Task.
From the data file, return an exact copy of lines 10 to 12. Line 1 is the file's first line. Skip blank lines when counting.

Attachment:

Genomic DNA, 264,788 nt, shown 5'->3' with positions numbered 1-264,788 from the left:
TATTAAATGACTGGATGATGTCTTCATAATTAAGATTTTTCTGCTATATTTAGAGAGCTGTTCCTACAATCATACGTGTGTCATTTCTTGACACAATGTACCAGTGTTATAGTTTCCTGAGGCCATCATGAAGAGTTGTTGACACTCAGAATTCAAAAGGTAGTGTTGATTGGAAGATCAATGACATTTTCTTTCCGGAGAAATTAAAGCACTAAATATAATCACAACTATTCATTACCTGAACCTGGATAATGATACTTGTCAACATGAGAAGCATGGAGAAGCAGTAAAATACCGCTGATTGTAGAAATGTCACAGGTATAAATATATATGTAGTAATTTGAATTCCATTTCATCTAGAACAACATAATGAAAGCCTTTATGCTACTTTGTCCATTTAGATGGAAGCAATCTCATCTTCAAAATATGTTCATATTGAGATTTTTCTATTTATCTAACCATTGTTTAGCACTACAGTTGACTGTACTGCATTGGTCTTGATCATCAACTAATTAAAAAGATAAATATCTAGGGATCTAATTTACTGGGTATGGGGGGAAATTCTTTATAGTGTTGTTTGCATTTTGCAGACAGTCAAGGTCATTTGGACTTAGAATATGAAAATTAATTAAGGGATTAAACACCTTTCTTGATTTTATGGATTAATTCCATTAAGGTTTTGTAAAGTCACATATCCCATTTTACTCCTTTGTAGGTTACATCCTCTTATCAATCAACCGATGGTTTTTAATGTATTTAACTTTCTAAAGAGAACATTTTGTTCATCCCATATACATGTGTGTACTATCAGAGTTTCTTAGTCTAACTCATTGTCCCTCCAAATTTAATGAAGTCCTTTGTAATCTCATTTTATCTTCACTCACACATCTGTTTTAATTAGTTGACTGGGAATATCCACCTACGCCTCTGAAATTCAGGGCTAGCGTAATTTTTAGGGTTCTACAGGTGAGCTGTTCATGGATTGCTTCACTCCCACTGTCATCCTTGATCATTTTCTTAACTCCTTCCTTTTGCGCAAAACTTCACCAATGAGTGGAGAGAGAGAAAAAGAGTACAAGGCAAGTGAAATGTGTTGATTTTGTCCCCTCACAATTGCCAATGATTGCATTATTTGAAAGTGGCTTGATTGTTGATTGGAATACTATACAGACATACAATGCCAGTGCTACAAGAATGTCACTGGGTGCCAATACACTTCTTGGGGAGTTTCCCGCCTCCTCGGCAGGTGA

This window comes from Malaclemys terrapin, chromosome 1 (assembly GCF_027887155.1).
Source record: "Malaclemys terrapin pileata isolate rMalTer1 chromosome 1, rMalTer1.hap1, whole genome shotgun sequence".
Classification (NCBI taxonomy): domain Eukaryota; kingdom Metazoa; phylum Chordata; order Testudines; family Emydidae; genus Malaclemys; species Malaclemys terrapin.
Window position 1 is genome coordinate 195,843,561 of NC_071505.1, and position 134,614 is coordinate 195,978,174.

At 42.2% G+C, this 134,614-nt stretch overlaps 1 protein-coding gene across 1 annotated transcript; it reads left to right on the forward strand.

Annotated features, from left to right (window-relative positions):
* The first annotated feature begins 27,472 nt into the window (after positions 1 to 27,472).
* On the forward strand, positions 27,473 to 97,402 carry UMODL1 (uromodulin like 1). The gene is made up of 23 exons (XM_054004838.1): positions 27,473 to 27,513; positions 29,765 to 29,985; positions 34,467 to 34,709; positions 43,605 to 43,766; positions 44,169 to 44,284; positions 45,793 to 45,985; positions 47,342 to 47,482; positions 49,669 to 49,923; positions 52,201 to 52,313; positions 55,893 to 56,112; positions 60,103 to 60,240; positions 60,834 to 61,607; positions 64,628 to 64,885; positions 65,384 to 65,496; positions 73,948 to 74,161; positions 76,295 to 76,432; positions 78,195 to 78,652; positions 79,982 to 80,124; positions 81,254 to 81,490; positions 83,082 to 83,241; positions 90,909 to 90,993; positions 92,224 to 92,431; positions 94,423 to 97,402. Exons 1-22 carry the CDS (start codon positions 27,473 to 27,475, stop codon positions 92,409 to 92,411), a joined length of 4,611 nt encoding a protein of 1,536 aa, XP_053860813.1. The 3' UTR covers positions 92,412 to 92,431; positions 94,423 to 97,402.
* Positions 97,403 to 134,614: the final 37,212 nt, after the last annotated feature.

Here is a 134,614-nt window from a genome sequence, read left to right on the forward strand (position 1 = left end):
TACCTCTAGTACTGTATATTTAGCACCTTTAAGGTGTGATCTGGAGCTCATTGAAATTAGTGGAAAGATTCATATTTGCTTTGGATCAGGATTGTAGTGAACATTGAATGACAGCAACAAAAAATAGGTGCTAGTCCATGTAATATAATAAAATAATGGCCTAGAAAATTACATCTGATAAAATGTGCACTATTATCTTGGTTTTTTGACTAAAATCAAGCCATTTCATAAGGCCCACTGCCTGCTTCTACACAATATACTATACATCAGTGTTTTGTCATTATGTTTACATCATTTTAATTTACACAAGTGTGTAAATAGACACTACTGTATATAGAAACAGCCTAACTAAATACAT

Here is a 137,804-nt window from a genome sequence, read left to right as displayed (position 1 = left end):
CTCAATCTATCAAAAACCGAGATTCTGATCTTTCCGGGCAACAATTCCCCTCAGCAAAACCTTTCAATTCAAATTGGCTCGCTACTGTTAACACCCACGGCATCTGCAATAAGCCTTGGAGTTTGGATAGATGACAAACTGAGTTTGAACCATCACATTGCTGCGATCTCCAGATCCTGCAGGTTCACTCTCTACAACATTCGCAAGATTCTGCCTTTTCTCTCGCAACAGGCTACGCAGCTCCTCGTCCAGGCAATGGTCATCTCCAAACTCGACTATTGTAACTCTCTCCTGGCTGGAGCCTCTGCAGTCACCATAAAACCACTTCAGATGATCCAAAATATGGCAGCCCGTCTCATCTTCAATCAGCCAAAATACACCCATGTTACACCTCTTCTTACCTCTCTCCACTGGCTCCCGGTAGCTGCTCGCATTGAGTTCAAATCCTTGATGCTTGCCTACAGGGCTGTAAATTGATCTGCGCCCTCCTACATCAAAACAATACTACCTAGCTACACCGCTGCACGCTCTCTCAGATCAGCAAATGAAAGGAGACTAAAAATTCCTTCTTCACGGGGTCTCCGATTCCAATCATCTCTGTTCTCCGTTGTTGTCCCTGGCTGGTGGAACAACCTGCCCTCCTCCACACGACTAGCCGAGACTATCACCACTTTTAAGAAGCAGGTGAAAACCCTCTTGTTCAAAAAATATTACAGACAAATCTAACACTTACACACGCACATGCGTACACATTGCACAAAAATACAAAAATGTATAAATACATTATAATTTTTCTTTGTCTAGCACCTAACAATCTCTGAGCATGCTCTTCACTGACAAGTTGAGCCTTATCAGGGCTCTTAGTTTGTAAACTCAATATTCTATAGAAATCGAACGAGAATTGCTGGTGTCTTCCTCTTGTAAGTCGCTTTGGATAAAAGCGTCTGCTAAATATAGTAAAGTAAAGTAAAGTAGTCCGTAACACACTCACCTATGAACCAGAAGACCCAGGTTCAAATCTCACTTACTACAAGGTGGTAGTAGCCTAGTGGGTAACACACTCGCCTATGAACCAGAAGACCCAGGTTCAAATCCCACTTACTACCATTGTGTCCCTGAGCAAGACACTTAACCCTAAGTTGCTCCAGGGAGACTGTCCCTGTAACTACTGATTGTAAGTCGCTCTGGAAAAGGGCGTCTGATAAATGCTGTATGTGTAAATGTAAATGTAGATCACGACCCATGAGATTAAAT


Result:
* On the forward strand, positions 27,473 to 97,402 carry UMODL1 (uromodulin like 1). The gene is made up of 23 exons (XM_054004838.1): positions 27,473 to 27,513; positions 29,765 to 29,985; positions 34,467 to 34,709; positions 43,605 to 43,766; positions 44,169 to 44,284; positions 45,793 to 45,985; positions 47,342 to 47,482; positions 49,669 to 49,923; positions 52,201 to 52,313; positions 55,893 to 56,112; positions 60,103 to 60,240; positions 60,834 to 61,607; positions 64,628 to 64,885; positions 65,384 to 65,496; positions 73,948 to 74,161; positions 76,295 to 76,432; positions 78,195 to 78,652; positions 79,982 to 80,124; positions 81,254 to 81,490; positions 83,082 to 83,241; positions 90,909 to 90,993; positions 92,224 to 92,431; positions 94,423 to 97,402. Exons 1-22 carry the CDS (start codon positions 27,473 to 27,475, stop codon positions 92,409 to 92,411), a joined length of 4,611 nt encoding a protein of 1,536 aa, XP_053860813.1. The 3' UTR covers positions 92,412 to 92,431; positions 94,423 to 97,402.
* Positions 97,403 to 134,614: the final 37,212 nt, after the last annotated feature.

Here is a 134,614-nt window from a genome sequence, read left to right on the forward strand (position 1 = left end):